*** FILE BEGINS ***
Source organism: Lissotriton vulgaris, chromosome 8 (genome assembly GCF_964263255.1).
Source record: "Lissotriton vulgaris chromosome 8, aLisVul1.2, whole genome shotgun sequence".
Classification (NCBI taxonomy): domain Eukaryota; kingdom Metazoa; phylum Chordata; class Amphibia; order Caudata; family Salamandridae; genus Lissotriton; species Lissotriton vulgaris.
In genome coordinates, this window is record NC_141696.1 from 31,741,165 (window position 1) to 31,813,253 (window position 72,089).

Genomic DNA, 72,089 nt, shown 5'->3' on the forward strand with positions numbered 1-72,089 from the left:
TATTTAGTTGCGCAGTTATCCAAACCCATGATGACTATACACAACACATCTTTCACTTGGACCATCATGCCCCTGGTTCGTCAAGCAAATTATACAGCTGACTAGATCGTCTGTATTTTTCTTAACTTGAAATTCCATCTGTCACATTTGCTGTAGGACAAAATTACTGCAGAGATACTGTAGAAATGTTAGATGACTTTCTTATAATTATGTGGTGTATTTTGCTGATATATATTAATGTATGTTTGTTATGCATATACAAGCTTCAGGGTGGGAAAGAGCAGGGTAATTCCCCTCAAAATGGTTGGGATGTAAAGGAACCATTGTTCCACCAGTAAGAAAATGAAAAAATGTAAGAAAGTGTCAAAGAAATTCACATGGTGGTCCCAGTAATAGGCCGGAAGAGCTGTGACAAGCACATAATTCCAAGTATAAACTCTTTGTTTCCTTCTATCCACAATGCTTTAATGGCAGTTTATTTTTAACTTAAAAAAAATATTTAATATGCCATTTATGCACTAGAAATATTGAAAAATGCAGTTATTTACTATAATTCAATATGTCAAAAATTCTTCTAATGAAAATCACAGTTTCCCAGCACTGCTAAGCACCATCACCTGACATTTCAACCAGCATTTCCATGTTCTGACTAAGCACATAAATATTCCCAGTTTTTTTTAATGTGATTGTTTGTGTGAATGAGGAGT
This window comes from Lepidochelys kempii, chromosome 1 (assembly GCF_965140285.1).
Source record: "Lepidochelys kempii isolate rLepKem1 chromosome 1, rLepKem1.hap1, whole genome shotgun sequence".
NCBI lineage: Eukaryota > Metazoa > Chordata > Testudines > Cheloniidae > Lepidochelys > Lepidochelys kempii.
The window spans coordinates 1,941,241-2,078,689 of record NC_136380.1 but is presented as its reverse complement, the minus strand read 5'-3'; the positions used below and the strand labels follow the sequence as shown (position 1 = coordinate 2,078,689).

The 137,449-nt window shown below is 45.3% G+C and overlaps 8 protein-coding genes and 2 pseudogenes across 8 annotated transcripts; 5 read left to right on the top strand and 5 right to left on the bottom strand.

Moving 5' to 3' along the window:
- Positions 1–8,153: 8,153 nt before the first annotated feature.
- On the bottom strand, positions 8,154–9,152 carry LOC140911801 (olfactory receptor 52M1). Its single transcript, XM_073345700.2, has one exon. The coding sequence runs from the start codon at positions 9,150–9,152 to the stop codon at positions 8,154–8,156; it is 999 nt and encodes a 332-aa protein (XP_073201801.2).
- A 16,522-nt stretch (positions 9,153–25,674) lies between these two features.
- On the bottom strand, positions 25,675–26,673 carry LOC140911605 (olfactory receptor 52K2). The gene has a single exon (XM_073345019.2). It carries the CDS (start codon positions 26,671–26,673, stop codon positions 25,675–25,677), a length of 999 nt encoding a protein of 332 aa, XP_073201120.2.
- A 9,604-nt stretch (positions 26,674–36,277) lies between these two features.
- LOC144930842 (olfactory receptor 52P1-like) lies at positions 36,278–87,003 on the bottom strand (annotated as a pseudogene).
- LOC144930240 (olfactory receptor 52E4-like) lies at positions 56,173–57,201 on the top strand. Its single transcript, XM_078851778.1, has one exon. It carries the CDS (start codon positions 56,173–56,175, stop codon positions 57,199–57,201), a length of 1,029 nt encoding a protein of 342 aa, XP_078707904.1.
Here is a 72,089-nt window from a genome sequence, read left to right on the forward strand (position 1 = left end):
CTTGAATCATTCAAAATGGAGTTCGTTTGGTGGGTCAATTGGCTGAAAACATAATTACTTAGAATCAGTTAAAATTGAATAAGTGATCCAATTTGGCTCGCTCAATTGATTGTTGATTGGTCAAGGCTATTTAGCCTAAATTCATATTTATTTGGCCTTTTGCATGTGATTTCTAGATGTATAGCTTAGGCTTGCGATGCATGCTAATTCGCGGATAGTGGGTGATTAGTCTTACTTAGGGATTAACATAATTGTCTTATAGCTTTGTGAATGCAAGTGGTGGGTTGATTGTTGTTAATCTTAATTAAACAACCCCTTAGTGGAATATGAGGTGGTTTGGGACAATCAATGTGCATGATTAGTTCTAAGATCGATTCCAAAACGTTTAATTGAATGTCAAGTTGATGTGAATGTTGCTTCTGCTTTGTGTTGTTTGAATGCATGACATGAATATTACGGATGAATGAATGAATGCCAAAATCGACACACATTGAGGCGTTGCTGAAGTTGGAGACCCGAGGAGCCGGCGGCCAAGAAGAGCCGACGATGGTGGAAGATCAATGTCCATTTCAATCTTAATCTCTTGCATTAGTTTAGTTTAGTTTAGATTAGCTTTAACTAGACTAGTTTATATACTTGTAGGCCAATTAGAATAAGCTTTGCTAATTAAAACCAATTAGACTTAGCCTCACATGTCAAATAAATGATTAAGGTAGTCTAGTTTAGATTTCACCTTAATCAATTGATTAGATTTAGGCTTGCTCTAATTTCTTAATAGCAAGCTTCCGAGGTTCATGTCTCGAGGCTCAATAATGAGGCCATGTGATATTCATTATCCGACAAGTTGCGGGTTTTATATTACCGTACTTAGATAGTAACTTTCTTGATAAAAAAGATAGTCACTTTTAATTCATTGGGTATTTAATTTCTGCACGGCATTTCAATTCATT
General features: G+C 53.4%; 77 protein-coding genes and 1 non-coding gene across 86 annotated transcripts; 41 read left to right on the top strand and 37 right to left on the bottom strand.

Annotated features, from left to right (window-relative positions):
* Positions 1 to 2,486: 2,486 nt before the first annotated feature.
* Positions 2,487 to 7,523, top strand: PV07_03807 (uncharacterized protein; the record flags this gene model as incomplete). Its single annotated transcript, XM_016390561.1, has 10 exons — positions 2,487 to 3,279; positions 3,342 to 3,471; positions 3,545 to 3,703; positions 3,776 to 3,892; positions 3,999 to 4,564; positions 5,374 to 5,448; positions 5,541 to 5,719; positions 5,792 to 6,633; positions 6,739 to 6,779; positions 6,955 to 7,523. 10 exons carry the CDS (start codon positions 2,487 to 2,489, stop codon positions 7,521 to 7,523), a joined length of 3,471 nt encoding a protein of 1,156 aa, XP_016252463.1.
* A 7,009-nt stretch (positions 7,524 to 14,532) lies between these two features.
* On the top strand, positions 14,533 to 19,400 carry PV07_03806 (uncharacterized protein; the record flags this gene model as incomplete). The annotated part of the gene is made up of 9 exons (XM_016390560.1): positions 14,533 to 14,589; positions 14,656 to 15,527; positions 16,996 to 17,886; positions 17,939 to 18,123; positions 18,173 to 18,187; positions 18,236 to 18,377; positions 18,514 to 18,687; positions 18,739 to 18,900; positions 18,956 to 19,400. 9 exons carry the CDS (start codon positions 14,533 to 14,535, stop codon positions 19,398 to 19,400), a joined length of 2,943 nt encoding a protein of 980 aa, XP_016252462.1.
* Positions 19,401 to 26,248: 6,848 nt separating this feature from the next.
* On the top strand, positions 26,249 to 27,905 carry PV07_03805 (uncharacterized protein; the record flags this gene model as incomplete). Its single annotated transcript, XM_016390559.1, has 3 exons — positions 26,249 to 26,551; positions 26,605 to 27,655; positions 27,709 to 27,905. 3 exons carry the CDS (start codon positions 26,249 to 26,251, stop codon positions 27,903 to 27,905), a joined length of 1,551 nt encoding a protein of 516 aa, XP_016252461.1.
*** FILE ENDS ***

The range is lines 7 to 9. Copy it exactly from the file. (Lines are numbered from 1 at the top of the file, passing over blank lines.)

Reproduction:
This window comes from Lepidochelys kempii, chromosome 1 (assembly GCF_965140285.1).
Source record: "Lepidochelys kempii isolate rLepKem1 chromosome 1, rLepKem1.hap1, whole genome shotgun sequence".
NCBI lineage: Eukaryota > Metazoa > Chordata > Testudines > Cheloniidae > Lepidochelys > Lepidochelys kempii.